It started out innocently enough. That fancy you get for something you have eaten before that really hits the spot, when it’s done right. Every cuisine we are used to finding in the UK is available in Dubai so for the past few weeks I have been on a quest to track down a dish I know is out there. The Thai green chicken curry of my dreams.
For me it will be freshly prepared, fragrant with lemon grass, kaffir lime leaves and galangal. A good chilli hit and a thin, but creamy and slightly sweet coconut milk sauce. Sections of baby aubergines will be bobbing on the surface, juicy pieces of chicken below and slivers of red chilli and lime leaf will be clinging to every spoonful. The splash of salty fish sauce that brings all the sweet, sour, bitter and spicy elements of the dish together will be present but will not overpower.
It shouldn’t be that hard to find in a city with so many eating opportunities. My copy of Time Out Dubai lists nine Thai restaurants and that is a small sample. I have tried five to date and only one of those appears in this listing. I have listened to recommendations and tried places that should be able to deliver the goods. Disappointment every time. So when I get a text from two different contacts suggesting I try Smiling BKK, I pay attention and I look at the website.
Scary, isn’t it? Aside from the graphics, the menu selection at the bottom suggests that when they get bored with the run of the mill Thai stuff, they take a few liberties with spaghetti. Don’t judge. Let’s eat. Then judge.
This restaurant needs to come with a warning. The interior resembles a confused and troubled teenager’s bedroom. Identity crisis is writ large in the black curtains and the highly varnished tables are giving off an aroma that could be mind-altering. That thought quickly evaporates because sensory overload has kicked in from the multitude of coloured ceiling lights, two screens simultaneously showing American music videos and the cardboard cut outs of celebrities and dead Hollywood stars that have been randomly positioned round the room.
I’m a little worried by the life size Justin Bieber that appears to be giving me the eye as Michelle Obama looks on approvingly. It is hard to concentrate on the menu when Mickey Mouse hovers overhead and Austin Powers is striking a pose close by. Meanwhile, a moustached Mona Lisa, clearly the significant BKK image awaits our order. Oh, and there is a toy gun on the table! When you are ready to order, you fire it and a waiter in a diamante baseball cap comes running. A restaurant with all the ambience of a David Lynch film. Maybe at the stroke of midnight a dwarf emerges from the kitchen singing a Roy Orbison song backwards? I have heard that this place attempts to recreate the atmosphere of a typical café in Bangkok. I have been to Bangkok and never encountered anything remotely like this.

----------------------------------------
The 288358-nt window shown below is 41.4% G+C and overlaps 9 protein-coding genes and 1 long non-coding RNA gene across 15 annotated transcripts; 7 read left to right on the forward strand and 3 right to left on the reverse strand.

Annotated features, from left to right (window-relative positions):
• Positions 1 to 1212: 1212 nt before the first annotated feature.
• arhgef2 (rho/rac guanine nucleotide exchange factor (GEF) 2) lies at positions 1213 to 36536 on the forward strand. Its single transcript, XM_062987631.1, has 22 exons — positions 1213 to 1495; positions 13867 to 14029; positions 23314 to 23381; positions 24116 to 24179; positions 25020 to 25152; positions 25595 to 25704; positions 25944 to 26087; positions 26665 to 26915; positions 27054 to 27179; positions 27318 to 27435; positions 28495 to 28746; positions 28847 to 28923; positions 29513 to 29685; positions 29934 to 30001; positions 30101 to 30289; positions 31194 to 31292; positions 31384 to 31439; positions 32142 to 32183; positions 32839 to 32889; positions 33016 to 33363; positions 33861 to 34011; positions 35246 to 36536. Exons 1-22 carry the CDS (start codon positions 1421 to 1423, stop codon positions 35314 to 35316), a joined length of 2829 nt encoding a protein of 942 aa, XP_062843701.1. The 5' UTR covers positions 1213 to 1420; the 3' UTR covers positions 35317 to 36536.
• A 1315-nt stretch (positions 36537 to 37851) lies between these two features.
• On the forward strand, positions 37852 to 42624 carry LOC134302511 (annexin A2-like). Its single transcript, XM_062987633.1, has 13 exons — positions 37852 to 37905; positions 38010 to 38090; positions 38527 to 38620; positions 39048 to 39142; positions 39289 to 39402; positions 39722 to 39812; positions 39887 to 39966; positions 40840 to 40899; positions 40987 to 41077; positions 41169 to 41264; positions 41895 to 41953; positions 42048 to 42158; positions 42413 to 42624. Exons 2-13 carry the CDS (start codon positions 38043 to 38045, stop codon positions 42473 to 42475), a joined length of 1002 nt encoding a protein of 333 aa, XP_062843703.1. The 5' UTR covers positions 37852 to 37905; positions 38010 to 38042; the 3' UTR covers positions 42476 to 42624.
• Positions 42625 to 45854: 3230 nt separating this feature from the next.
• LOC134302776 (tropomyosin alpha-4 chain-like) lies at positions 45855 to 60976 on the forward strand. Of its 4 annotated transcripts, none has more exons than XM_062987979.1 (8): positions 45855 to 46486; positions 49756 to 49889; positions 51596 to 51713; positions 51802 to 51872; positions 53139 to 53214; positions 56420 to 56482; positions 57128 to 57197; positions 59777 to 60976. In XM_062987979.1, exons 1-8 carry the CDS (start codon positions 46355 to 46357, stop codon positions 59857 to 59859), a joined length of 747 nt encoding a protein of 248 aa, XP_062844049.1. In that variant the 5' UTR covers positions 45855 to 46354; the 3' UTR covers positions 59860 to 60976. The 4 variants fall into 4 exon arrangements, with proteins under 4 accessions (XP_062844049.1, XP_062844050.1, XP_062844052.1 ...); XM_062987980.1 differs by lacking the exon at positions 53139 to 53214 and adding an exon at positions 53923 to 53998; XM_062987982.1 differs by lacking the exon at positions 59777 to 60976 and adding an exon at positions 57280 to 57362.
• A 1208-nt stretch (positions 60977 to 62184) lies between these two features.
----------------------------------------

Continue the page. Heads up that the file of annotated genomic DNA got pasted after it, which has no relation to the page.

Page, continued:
It took us ages to order because of all the distractions, plus every dish is irritatingly subtitled as a movie or pop song. In the teeth of all this nonsense I did notice some good looking dishes arriving at nearby tables and other diners seemed to be tucking in, oblivious to the peculiar surroundings. Either they had been here before, so the gimmicks were all so ‘whatever,’ or the effects of the varnish had kicked in.
Someone in the kitchen is doing quite a bit right, though. This green chicken curry is getting very close to perfection. The pea aubergines were a pleasing addition to the texture and authenticity and the base sauce had all the zing of the fresh herbs and citrus I was looking for. The fish sauce was missing though so that extra layer of complexity wasn’t quite there but this was the best of its kind I’ve had to date.
The prawn Tom Yum soup suffered from too much lime juice. We remedied this at the table with a spoonful of the curry sauce which softened the acidity but it too could have done with some fish sauce for that authentic tang. The Pad Thai had the fiery taste of the hot wok which I love and was served in an appetising mound with a good helping of fresh beansprouts and crushed peanuts for added crunch. It was very moreish and I know why. It was extremely sweet. Not too much palm sugar for me but I suspect it would be for many.
The order also included a large bottle of sparkling water and some steamed rice. For the total bill to come to 125AED (just over £20) not only makes this the weirdest restaurant experience to date, it also turned out to be the best value. Now I know why they say customers leave with a smile. It’s either that or the varnish.